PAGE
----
A deeper look at C# 6's nameof expression

Posted on Tuesday, 29 Dec 2015

Like many developers I'm somewhat reluctant to use string literals or magic strings to reference variables, types or members due to the increased chances of introducing bugs into a codebase and the cost of maintainability. Wherever possible I will always try my best to avoid using them if the solution doesn't outweigh the cost. Whilst string literals can most often be avoided, one area that C# never had an easy solution for the problem was in areas such as referencing variables when throwing exceptions.

With the release of C# 6 this problem and instances like can be easily avoided with the introduction of the nameof expression.

C#6 nameof expression

The nameof expression is a simple solution to the problem, see the follow snippets from the MSDN docs for an example of how the nameof expression can be is used:

void f(string s) {
    if (s == null) throw new ArgumentNullException(nameof(s));
}

Using the nameof expression in Razor becomes especially helpful:

<%= Html.ActionLink("Sign up", @typeof(UserController), @nameof(UserController.SignUp)) %>

What's happening under the hood?

As it's always a good idea to understand how things are interpreted when compiled, let's take a look and see exactly what happens to the following code sample:

public class Class1
{
    public void Output(string myString)
    {
        if (myString == null)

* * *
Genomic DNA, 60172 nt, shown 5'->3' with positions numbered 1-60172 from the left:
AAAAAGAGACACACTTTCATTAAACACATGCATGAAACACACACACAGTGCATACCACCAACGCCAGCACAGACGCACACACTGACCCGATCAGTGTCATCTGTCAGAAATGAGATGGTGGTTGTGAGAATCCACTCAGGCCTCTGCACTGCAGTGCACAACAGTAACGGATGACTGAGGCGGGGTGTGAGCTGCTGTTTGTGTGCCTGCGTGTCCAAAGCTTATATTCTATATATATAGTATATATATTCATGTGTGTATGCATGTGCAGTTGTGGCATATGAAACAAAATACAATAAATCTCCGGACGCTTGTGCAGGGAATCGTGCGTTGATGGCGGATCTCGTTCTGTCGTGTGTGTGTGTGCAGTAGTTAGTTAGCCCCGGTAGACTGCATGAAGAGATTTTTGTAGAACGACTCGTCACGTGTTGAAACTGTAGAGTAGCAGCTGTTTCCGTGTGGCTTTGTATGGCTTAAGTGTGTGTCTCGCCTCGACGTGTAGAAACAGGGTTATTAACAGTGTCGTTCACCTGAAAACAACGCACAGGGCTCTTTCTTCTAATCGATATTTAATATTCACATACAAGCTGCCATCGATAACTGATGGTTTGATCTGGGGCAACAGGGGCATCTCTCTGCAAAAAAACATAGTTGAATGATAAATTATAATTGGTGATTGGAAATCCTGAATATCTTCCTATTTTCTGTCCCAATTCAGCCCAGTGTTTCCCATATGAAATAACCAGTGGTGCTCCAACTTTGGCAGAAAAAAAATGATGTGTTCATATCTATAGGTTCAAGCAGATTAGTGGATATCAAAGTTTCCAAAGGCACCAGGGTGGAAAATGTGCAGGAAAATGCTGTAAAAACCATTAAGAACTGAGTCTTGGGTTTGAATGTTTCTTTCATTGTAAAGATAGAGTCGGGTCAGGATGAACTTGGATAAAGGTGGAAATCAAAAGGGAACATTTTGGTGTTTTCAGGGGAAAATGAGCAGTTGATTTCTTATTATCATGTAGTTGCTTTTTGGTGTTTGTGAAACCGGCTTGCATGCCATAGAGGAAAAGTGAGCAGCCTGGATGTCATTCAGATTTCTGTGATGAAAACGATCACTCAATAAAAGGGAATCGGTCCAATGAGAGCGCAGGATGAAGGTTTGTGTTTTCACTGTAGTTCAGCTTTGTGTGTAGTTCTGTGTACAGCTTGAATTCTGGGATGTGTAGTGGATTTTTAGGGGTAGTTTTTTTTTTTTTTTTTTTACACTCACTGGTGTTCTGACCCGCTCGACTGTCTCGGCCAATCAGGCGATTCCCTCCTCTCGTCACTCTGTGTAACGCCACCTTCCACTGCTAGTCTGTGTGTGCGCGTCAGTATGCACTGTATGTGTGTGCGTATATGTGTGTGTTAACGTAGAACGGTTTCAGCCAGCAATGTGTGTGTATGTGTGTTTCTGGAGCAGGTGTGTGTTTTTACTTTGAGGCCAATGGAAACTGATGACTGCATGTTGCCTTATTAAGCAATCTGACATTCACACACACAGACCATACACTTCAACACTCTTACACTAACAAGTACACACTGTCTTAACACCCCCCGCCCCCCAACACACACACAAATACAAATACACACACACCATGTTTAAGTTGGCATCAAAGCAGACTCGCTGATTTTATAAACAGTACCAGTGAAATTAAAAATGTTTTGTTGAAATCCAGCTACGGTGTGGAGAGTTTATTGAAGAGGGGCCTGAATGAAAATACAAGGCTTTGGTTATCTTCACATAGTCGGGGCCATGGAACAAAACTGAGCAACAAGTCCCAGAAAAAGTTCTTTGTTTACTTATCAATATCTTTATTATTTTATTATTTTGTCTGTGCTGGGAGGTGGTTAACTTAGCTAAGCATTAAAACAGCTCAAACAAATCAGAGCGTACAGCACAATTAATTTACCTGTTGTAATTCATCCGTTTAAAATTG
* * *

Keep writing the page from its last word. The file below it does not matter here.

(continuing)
{
            throw new ArgumentNullException(nameof(myString));
        }
    }
}

When we use a tool like JetBrain's free decompiler DotPeek to take a look at the decompiled source you can see that the property passed into the nameof expression has now been evaluated at compile time and converted into a string literal representation of the parameter:

public class Class1
{
	public void Output(string myString)
	{
		bool flag = myString == null;
		if (flag)
		{
			throw new ArgumentNullException("myString");
		}
	}
}

The result is the exact equivalent of what you'd normally do without the nameof expression - except this time you have the added benefit of compile time safety, rather than having to rely on magic strings (something that's extremely helpful when using refactoring tools to rename classes, properties or methods).

With this in mind, that means if we were to take the following with and without nameof examples and view the IL code generated then they should be exactly the same:

// With nameof expression:
string myString = "Hello World";
throw new ArgumentNullException(nameof(myString));

// Without nameof expression:
string myString = "Hello World";
throw new ArgumentNullException("myString");

IL code generated when using the nameof expression:

IL_0000:  nop
IL_0001:  ldstr      "Hello World"
IL_0006:  stloc.0
IL_0007:  ldstr      "myString"
IL_000c:  newobj     instance void [mscorlib]System.ArgumentNullException::.ctor(string)
IL_0011:  throw

IL code generated when not using the nameof expression:

IL_0000:  nop
IL_0001:  ldstr      "Hello World"
IL_0006:  stloc.0
IL_0007:  ldstr      "myString"
IL_000c:  newobj     instance void [mscorlib]System.ArgumentNullException::.ctor(string)
IL_0011:  throw

We can see that the output is identical.

If that isn't proof enough that you should favour using the nameof expression over magic strings then I don't know what is!

Update:
If you're keen to go even further into the nameof expression then @ErikSchierboom has written an extremely indepth look at what's happening under the bonnet in his C# 6 under the hood: nameof operator article that I'd highly recommend reading.

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